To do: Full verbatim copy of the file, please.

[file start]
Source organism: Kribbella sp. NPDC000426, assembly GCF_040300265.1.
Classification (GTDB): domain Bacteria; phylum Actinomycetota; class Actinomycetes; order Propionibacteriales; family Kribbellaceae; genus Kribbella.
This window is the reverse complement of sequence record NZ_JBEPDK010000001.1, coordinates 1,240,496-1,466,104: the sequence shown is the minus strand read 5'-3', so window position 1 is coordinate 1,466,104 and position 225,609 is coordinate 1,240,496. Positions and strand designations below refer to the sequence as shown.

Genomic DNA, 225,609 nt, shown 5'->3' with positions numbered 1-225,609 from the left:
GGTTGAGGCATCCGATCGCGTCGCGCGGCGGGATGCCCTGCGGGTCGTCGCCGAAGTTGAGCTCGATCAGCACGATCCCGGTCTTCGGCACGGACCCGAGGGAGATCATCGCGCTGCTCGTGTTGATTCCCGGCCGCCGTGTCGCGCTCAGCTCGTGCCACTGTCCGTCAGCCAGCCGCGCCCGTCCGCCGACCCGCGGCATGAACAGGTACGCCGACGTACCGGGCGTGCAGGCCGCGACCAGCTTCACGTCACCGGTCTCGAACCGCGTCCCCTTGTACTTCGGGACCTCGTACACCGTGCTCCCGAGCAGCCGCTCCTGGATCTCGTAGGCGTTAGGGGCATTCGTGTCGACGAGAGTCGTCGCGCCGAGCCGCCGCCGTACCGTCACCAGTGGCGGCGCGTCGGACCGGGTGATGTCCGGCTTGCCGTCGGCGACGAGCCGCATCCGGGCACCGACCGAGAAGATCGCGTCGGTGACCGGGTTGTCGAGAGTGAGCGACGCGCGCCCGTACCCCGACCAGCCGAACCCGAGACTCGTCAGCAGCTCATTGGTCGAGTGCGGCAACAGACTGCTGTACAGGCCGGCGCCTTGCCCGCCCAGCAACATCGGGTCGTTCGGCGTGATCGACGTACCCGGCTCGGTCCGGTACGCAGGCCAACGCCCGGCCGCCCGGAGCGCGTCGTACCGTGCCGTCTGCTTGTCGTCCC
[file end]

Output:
Source organism: Kribbella sp. NPDC000426, assembly GCF_040300265.1.
Classification (GTDB): domain Bacteria; phylum Actinomycetota; class Actinomycetes; order Propionibacteriales; family Kribbellaceae; genus Kribbella.
This window is the reverse complement of sequence record NZ_JBEPDK010000001.1, coordinates 1,240,496-1,466,104: the sequence shown is the minus strand read 5'-3', so window position 1 is coordinate 1,466,104 and position 225,609 is coordinate 1,240,496. Positions and strand designations below refer to the sequence as shown.

Genomic DNA, 225,609 nt, shown 5'->3' with positions numbered 1-225,609 from the left:
GGTTGAGGCATCCGATCGCGTCGCGCGGCGGGATGCCCTGCGGGTCGTCGCCGAAGTTGAGCTCGATCAGCACGATCCCGGTCTTCGGCACGGACCCGAGGGAGATCATCGCGCTGCTCGTGTTGATTCCCGGCCGCCGTGTCGCGCTCAGCTCGTGCCACTGTCCGTCAGCCAGCCGCGCCCGTCCGCCGACCCGCGGCATGAACAGGTACGCCGACGTACCGGGCGTGCAGGCCGCGACCAGCTTCACGTCACCGGTCTCGAACCGCGTCCCCTTGTACTTCGGGACCTCGTACACCGTGCTCCCGAGCAGCCGCTCCTGGATCTCGTAGGCGTTAGGGGCATTCGTGTCGACGAGAGTCGTCGCGCCGAGCCGCCGCCGTACCGTCACCAGTGGCGGCGCGTCGGACCGGGTGATGTCCGGCTTGCCGTCGGCGACGAGCCGCATCCGGGCACCGACCGAGAAGATCGCGTCGGTGACCGGGTTGTCGAGAGTGAGCGACGCGCGCCCGTACCCCGACCAGCCGAACCCGAGACTCGTCAGCAGCTCATTGGTCGAGTGCGGCAACAGACTGCTGTACAGGCCGGCGCCTTGCCCGCCCAGCAACATCGGGTCGTTCGGCGTGATCGACGTACCCGGCTCGGTCCGGTACGCAGGCCAACGCCCGGCCGCCCGGAGCGCGTCGTACCGTGCCGTCTGCTTGTCGTCCC